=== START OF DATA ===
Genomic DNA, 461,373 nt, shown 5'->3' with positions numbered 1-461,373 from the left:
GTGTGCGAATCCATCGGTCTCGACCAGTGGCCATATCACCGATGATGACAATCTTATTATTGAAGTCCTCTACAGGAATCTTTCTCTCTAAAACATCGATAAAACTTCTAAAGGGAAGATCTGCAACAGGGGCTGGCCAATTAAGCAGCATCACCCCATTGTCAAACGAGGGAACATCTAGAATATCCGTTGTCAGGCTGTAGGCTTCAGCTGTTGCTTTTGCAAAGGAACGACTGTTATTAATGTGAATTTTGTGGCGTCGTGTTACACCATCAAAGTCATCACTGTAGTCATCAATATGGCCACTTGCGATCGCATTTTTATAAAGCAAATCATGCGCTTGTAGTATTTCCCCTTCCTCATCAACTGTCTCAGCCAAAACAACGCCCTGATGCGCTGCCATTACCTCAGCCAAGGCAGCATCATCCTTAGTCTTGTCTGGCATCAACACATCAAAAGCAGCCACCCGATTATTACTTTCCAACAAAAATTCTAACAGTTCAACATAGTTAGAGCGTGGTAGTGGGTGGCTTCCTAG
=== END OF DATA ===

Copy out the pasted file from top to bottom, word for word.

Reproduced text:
Genomic DNA, 461,373 nt, shown 5'->3' with positions numbered 1-461,373 from the left:
GTGTGCGAATCCATCGGTCTCGACCAGTGGCCATATCACCGATGATGACAATCTTATTATTGAAGTCCTCTACAGGAATCTTTCTCTCTAAAACATCGATAAAACTTCTAAAGGGAAGATCTGCAACAGGGGCTGGCCAATTAAGCAGCATCACCCCATTGTCAAACGAGGGAACATCTAGAATATCCGTTGTCAGGCTGTAGGCTTCAGCTGTTGCTTTTGCAAAGGAACGACTGTTATTAATGTGAATTTTGTGGCGTCGTGTTACACCATCAAAGTCATCACTGTAGTCATCAATATGGCCACTTGCGATCGCATTTTTATAAAGCAAATCATGCGCTTGTAGTATTTCCCCTTCCTCATCAACTGTCTCAGCCAAAACAACGCCCTGATGCGCTGCCATTACCTCAGCCAAGGCAGCATCATCCTTAGTCTTGTCTGGCATCAACACATCAAAAGCAGCCACCCGATTATTACTTTCCAACAAAAATTCTAACAGTTCAACATAGTTAGAGCGTGGTAGTGGGTGGCTTCCTAG